Transitions can create cohesive compositions, but transitions can also create cohesive groups. If teachers provide the right context, transitions into new situations or environments can be smooth, and can even help create strong connections between new group members (classmates).
One of my goals for the first session (total of 5 weeks) of our three session program is to help participants understand the basic construction of a paragraph. One of the elements we look at is how to create cohesion. However, what the participants may not notice is that through the process of learning how to write a cohesive paragraph, they are also becoming a cohesive group of learners. Through collaboration and shared understanding, a natural camaraderie develops during that first session.
So how does such a close-knit group feel when they find out that for the second session they will need to separate into new groups? As I discovered during this first session’s closure class, the participants felt scared, worried, apprehensive, and sad. I witnessed more tears than I expected on that last day. They didn’t want to leave the comfort and familiarity.
To support a transition from tears to smiles, the context I provide includes creating metaphors and diamante poetry. In the photo gallery below, you’ll see this context in process. Just click on each picture to get a closer view.
The transition process begins with groups searching for new walking, running and jumping synonyms. Then, using these words, they write individual metaphors, and share them with their partners, explaining why they chose the words they did. It’s at this point that they begin to notice others share similar feelings about both sessions. The whole process finally ends with them writing a group diamante. By this point, they realize that they may just get along with these folks too. With all this, the transition process has taken a softer step forward.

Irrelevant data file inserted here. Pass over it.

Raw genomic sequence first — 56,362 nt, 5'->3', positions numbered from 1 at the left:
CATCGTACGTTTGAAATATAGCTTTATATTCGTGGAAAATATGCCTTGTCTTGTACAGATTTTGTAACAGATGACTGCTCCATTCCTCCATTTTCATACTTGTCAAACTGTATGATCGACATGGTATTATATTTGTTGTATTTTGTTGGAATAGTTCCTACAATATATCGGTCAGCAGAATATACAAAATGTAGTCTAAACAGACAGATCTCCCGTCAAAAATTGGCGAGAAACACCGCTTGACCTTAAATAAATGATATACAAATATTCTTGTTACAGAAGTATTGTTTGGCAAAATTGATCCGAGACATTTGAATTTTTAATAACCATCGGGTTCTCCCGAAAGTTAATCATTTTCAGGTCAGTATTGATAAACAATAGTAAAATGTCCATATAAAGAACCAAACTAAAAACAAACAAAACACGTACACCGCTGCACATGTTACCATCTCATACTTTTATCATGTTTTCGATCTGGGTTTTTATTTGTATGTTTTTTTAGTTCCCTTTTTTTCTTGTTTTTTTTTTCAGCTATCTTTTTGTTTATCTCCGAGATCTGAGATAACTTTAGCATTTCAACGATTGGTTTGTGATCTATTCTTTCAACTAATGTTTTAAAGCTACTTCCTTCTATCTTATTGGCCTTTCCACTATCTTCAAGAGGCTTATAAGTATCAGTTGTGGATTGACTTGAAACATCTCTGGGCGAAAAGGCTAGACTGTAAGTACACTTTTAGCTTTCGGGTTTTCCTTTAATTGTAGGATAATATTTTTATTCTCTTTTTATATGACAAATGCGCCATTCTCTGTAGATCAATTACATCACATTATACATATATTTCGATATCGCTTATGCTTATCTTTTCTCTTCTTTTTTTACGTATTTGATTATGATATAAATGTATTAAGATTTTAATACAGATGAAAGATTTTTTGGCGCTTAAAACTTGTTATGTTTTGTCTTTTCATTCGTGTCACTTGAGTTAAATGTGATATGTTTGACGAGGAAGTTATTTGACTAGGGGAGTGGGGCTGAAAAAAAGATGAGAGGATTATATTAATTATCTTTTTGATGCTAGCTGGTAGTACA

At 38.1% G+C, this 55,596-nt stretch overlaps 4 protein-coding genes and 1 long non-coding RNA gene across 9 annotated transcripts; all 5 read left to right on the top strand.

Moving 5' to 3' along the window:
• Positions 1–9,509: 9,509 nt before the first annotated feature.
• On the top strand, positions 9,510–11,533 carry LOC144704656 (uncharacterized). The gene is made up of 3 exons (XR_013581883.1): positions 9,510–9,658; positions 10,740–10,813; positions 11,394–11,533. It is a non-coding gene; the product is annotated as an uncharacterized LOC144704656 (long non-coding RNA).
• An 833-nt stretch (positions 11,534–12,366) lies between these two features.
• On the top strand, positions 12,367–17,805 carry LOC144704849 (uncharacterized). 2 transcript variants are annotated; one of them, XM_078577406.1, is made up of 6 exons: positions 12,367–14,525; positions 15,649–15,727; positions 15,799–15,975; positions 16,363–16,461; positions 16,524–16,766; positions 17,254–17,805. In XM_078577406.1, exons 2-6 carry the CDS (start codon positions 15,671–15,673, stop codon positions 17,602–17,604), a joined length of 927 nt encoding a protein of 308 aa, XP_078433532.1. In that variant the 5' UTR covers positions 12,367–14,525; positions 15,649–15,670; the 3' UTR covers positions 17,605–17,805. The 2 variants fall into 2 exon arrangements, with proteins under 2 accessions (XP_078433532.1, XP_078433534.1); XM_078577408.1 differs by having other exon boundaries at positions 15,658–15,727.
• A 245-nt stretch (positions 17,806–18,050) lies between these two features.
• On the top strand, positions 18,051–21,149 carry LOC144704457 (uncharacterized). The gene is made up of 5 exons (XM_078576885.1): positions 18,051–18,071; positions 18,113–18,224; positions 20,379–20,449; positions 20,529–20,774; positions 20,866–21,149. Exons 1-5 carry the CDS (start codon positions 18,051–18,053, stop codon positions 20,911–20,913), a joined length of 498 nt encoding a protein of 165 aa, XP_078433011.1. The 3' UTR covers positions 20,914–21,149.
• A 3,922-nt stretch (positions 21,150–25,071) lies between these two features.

I’d love to know what you do to help your students or course participants transition. How do you support them in their transition from not being a student to now being one? What do you do to help them transition between semesters? Do you have a special routine to help students reconnect after Christmas, Thanksgiving, or spring breaks?
Now please enjoy the gallery walk!
* Previous posts about transitioning: In the post Lesson Planning Flow – Thesaurus Poetry, I write about the language (walking, running, jumping periphery verbs) participants generate in order to create both their metaphors, and their diamantes. In A Joyful Transition, I share the positive experience that past participants felt after they collaborated in writing group diamantes.